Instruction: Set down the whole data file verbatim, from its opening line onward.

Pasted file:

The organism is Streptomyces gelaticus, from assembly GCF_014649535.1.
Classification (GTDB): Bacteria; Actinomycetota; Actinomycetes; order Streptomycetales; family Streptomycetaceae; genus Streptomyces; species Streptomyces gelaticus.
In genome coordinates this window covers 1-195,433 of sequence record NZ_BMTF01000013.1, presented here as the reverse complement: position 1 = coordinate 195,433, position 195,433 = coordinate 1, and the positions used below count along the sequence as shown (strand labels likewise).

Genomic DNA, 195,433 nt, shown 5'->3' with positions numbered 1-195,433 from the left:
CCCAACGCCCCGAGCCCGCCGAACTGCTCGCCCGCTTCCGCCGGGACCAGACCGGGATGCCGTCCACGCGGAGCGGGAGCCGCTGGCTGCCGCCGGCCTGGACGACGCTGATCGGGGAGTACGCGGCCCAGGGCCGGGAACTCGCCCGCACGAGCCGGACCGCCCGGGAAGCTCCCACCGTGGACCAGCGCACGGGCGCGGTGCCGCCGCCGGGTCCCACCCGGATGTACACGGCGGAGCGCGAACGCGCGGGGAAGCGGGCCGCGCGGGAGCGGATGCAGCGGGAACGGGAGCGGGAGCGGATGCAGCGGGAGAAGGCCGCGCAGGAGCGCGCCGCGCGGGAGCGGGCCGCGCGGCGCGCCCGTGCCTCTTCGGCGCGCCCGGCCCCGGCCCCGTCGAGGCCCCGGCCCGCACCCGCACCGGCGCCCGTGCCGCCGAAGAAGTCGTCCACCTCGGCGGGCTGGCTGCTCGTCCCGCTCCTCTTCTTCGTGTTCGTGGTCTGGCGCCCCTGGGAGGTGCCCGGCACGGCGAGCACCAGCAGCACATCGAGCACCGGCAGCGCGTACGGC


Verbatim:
The organism is Streptomyces gelaticus, from assembly GCF_014649535.1.
Classification (GTDB): Bacteria; Actinomycetota; Actinomycetes; order Streptomycetales; family Streptomycetaceae; genus Streptomyces; species Streptomyces gelaticus.
In genome coordinates this window covers 1-195,433 of sequence record NZ_BMTF01000013.1, presented here as the reverse complement: position 1 = coordinate 195,433, position 195,433 = coordinate 1, and the positions used below count along the sequence as shown (strand labels likewise).

Genomic DNA, 195,433 nt, shown 5'->3' with positions numbered 1-195,433 from the left:
CCCAACGCCCCGAGCCCGCCGAACTGCTCGCCCGCTTCCGCCGGGACCAGACCGGGATGCCGTCCACGCGGAGCGGGAGCCGCTGGCTGCCGCCGGCCTGGACGACGCTGATCGGGGAGTACGCGGCCCAGGGCCGGGAACTCGCCCGCACGAGCCGGACCGCCCGGGAAGCTCCCACCGTGGACCAGCGCACGGGCGCGGTGCCGCCGCCGGGTCCCACCCGGATGTACACGGCGGAGCGCGAACGCGCGGGGAAGCGGGCCGCGCGGGAGCGGATGCAGCGGGAACGGGAGCGGGAGCGGATGCAGCGGGAGAAGGCCGCGCAGGAGCGCGCCGCGCGGGAGCGGGCCGCGCGGCGCGCCCGTGCCTCTTCGGCGCGCCCGGCCCCGGCCCCGTCGAGGCCCCGGCCCGCACCCGCACCGGCGCCCGTGCCGCCGAAGAAGTCGTCCACCTCGGCGGGCTGGCTGCTCGTCCCGCTCCTCTTCTTCGTGTTCGTGGTCTGGCGCCCCTGGGAGGTGCCCGGCACGGCGAGCACCAGCAGCACATCGAGCACCGGCAGCGCGTACGGC